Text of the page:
The school board of Sauk Prairie, Wisconsin, has ignored stipulations of Act 10 and taken up a potentially illegal monopoly bargaining union contract. If enforced, the contract could once again force teachers into compulsory unionism, and cost taxpayers who would have to pay for any ensuing litigation. Tim McCumber, Wisconsin News, has the story.
Last fall, the Sauk Prairie School board became the second, and last, school board to adopt a potentially illegal contract with their teacher’s union and made it retroactive. This agreement expires July 31, and the union will push to renew this agreement despite Act 10’s restrictions.
Act 10, among other things, prevents public employee unions from negotiating fringe benefit packages, such as demanding high-priced insurance coverage and then requiring the districts to purchase the coverage from a specific carrier – specifically the Wisconsin Education Association Council, the statewide teacher’s union. At the time, not only did the profits go back to union, WEAC had the highest cost coverage in nearly every school district. Baraboo Schools immediately switched carriers, basically keeping the same coverage, and saved $600,000.
Act 10 also limited how public sector employee unions can negotiate salary increases. The law states that any rise in salary cap cannot exceed the Consumer Price Index unless approved by the voters in a referendum. This is very similar to how school districts and local municipalities have to approve any levy increase that exceeds the levy limit, an amount based on the community’s net new construction – a growth indicator for municipalities.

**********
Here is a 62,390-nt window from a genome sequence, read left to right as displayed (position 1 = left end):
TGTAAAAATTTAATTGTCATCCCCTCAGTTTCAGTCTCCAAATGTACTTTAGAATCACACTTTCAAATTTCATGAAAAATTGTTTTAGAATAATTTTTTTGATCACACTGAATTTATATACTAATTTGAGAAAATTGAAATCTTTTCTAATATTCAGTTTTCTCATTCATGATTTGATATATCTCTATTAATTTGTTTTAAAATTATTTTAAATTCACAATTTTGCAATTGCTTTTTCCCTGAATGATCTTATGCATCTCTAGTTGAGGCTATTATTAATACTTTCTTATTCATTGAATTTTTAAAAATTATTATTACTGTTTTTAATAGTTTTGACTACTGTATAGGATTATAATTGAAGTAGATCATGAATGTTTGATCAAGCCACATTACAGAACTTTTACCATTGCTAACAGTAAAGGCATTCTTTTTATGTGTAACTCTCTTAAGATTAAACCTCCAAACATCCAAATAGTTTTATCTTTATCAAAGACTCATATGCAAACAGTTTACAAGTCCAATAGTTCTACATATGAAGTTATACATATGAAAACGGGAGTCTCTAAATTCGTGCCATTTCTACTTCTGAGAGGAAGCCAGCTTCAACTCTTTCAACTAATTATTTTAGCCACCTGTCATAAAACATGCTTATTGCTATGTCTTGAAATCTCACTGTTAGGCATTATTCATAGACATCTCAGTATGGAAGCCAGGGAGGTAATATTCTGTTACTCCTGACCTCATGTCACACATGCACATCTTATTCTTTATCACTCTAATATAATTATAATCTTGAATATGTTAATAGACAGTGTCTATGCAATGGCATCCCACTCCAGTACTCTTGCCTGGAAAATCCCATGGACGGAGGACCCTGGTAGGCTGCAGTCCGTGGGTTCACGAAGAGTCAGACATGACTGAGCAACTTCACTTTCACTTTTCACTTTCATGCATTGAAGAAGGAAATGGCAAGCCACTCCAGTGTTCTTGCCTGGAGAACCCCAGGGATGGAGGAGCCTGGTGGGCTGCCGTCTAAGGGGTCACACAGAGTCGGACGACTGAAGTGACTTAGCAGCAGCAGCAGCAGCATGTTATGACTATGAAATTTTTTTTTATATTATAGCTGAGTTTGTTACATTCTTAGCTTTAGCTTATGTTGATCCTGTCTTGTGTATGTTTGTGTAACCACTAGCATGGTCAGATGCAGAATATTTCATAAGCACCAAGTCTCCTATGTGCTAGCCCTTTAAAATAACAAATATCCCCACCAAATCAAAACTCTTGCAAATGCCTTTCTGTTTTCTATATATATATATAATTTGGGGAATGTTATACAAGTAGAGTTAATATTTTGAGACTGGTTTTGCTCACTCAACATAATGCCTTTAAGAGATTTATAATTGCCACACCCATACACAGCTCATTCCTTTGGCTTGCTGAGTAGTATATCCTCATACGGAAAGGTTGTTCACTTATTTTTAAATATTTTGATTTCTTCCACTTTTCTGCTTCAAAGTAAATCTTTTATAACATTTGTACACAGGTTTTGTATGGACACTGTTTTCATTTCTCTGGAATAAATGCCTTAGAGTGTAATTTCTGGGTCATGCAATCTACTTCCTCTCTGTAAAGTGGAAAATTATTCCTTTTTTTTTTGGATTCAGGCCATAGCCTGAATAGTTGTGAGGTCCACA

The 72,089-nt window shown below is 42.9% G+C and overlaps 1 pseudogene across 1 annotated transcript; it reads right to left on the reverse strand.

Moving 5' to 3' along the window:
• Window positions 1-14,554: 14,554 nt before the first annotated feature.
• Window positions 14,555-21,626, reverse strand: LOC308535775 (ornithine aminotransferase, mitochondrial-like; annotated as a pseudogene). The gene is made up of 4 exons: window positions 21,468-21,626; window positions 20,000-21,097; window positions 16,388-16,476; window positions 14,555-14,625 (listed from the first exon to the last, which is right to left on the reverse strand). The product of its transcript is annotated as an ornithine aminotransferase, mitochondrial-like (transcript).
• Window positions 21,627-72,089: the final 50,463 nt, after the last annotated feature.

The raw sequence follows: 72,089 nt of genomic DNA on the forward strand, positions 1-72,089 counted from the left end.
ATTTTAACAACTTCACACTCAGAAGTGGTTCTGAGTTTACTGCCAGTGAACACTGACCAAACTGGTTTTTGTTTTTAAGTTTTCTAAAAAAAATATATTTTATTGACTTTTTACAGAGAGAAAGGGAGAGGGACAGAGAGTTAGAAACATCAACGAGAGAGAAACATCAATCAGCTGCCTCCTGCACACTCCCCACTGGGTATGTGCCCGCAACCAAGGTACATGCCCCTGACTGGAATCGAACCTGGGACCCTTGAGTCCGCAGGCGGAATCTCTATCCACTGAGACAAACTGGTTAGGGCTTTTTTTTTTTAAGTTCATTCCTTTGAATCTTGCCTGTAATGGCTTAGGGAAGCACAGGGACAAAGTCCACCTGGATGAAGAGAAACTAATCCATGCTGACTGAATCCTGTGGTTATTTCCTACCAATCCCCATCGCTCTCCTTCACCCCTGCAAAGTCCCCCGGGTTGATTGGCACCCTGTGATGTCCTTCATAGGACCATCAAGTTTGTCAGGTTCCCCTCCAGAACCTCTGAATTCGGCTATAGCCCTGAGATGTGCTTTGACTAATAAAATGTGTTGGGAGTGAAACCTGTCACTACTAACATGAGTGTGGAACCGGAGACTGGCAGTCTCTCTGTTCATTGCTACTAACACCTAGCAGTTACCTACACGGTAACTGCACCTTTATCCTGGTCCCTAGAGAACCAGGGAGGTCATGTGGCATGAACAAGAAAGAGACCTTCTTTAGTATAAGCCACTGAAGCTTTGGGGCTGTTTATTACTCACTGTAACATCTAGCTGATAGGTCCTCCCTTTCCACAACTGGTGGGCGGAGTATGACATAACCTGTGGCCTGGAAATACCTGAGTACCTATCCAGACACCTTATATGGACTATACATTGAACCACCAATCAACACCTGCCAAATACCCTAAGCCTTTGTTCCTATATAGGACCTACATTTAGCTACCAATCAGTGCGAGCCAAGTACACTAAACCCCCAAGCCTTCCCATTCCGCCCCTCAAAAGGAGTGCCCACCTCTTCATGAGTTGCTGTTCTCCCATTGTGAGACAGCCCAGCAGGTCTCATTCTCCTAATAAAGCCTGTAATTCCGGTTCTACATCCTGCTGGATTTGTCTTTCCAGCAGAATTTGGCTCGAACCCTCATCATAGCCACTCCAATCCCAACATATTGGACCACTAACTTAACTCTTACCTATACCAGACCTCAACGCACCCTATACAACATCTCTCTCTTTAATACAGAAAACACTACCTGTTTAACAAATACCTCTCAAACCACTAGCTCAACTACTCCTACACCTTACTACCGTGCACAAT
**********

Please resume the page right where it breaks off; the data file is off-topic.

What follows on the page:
Most people are probably unaware that the Sauk Prairie School board even approved a new contract. It appeared on only one agenda and was negotiated behind closed doors. The agreement was for 2 years and re-establishes a grievance process in violation of Act 10. It also establishes a salary schedule.
A salary schedule, primarily a tool utilized by unions, requires that salaries and salary increases are paid out based on tenure and college degree. The salary schedule supersedes merit pay, where teachers receive salary increases based on job performance. And of course, we can look to Middleton’s school district as to how the union’s grievance process works. There a teacher was able to retain his job after viewing pornographic emails on school computers.
Nearly all of the school districts in Wisconsin have adopted employee handbooks, as required by the law, to address these very issues. Schools were specifically required to adopt a grievance policy and Sauk Prairie already approved an employee handbook that was very fair to teachers, so why the need to rush into a contract that overrides it?
The Wisconsin Institute for Law and Liberty and the National Right to Work Legal Defense Foundation sued Kenosha schools. In Kenosha, they were able to represent a local taxpayer and a local teacher – two parties who have legal standing in cases like this. WILL had no such luck in Sauk Prairie and the school board was let off the hook this time.
Sauk Prairie is officially the last man standing and all eyes are on the board. With the Kenosha case complete, organizations like WILL now have the resources available for an all-out legal defense should they renew this collective bargaining agreement. Expensive litigation appears likely if the district does not change course.